Air Defense: Safeguarding Emirati Skies


November 13, 2015: Satellite photos indicate that the UAE (United Arab Emirates) is withdrawing its Hawk air defense missile batteries (acquired in the 1980s) and replacing them with Patriot batteries. UAE first ordered Patriot in 2001. Six air defense missile sites are now missing there Hawk equipment and appear to have Patriots. Each Patriot battery is manned by about a hundred troops and contains a radar plus four launchers. A battery can fire two types of Patriot missile. The $4 million PAC 3 missile is smaller than the cheaper anti-aircraft version (PAC 2), thus a Patriot launcher can hold sixteen PAC 3 missiles, versus four PAC 2s. A PAC 2 missile weighs about a ton, a PAC 3 weighs about a third of that. The PAC 3 has a shorter range (about 20 kilometers) versus 96 kilometers for the anti-aircraft version. While each Patriot launcher, loaded with PAC 3 missiles, can only defend against ballistic missiles approaching within 20 kilometers, the Patriot radar can detect targets out to a hundred kilometers. Two PAC 3 missiles are fired at each incoming ballistic missile, to increase the probability of a hit. The PAC 3 missile has its own radar, and uses it to track the incoming warhead, and execute a collision course. The UAE apparently sent at least one Patriot battery into Yemen with UAE ground troops helping the government there fight Iran backed Shia rebels. UAE was also seen using at least two S340 airborne radar aircraft in Yemen.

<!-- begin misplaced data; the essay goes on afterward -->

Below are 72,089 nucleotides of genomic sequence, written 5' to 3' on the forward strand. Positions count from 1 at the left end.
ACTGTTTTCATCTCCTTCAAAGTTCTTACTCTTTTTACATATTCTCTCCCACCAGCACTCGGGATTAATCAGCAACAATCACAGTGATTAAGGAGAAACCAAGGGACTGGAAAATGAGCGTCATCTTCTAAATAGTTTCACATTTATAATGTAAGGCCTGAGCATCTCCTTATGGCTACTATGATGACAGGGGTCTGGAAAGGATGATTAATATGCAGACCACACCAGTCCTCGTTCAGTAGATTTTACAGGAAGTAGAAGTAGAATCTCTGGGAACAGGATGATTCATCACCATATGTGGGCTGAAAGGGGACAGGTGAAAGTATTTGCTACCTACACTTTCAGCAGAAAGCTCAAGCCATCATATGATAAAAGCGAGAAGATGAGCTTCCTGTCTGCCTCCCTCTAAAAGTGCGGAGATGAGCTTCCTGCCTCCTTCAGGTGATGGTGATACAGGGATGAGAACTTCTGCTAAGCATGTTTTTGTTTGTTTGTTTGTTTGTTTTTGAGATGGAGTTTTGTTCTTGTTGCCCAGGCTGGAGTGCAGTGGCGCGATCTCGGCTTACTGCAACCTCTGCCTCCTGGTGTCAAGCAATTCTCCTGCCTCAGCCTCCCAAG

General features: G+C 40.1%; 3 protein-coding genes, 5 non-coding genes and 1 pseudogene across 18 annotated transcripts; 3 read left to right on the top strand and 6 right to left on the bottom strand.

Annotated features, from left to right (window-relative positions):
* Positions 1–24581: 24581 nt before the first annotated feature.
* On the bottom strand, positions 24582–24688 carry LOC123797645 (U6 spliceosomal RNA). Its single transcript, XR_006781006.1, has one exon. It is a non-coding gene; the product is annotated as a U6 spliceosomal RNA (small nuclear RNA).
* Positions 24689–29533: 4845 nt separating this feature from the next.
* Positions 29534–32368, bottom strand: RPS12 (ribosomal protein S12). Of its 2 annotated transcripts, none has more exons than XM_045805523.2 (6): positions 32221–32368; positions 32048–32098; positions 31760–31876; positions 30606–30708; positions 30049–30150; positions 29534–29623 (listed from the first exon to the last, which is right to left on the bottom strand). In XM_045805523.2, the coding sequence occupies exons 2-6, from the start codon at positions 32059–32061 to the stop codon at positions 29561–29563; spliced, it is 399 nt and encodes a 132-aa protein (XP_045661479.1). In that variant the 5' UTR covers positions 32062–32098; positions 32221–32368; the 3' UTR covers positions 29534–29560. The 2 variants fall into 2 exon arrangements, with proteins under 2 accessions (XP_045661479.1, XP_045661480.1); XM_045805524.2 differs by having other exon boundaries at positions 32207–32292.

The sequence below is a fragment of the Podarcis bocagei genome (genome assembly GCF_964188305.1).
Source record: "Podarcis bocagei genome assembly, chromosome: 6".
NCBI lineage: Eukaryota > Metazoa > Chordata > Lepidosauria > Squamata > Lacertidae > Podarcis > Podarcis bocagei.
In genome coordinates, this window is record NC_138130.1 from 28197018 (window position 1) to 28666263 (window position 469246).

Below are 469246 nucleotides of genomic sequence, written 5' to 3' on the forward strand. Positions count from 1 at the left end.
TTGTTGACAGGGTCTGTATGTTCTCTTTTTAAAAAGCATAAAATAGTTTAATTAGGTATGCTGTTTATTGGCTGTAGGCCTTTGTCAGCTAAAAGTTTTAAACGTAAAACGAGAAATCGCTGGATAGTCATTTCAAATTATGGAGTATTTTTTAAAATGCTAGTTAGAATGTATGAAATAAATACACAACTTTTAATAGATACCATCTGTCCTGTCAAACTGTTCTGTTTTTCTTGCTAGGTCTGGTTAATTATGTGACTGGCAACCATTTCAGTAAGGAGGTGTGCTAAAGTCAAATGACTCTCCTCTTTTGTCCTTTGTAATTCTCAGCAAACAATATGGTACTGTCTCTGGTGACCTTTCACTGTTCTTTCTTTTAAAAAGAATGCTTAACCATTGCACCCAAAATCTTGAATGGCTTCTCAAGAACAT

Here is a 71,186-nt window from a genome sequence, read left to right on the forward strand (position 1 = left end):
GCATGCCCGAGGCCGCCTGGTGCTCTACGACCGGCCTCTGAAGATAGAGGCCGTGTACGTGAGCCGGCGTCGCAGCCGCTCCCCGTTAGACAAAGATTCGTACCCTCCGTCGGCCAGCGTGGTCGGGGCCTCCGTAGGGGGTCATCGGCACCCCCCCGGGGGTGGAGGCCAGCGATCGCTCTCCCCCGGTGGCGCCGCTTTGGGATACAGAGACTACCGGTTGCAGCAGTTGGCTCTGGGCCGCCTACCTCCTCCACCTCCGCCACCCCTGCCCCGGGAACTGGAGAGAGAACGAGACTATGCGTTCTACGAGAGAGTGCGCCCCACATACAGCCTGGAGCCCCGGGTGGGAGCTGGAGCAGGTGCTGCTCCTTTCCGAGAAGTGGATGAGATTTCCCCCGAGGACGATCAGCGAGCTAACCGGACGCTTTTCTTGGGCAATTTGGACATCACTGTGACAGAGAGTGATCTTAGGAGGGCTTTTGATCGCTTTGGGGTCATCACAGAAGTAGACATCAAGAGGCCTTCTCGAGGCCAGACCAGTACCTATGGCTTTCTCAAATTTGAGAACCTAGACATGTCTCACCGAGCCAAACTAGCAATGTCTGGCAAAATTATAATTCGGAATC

The UAE is doing a lot more to upgrade its air defenses. In 2013 the UAE ordered 17 French Ground Master 200 (GM200) portable radars. The system fits in a standard 20 foot shipping container and weighs less than ten tons. It is carried on one 6x6 truck. This is an AESA radar that can be set up by a four man crew in 30 minutes. It can detect aircraft at up to 250 kilometers and locate them accurately enough for targeting at 100 kilometers. Aircraft can be seen at up to 25.8 kilometers (80,000 feet) altitude. The entire system will, on average, operate for several thousand hours before experiencing a failure. The radar can also track incoming mortar shells but not ballistic missiles. The UAE is using the GM200 to better coordinate its several different anti-aircraft systems (Improved Hawk, Rapier, Crotale, Patriot, NASAM, and Avenger) all of which can use real-time data from these radars. Each GM200 system cost about $23 million and will further enhance UAE defenses against Iranian attack.





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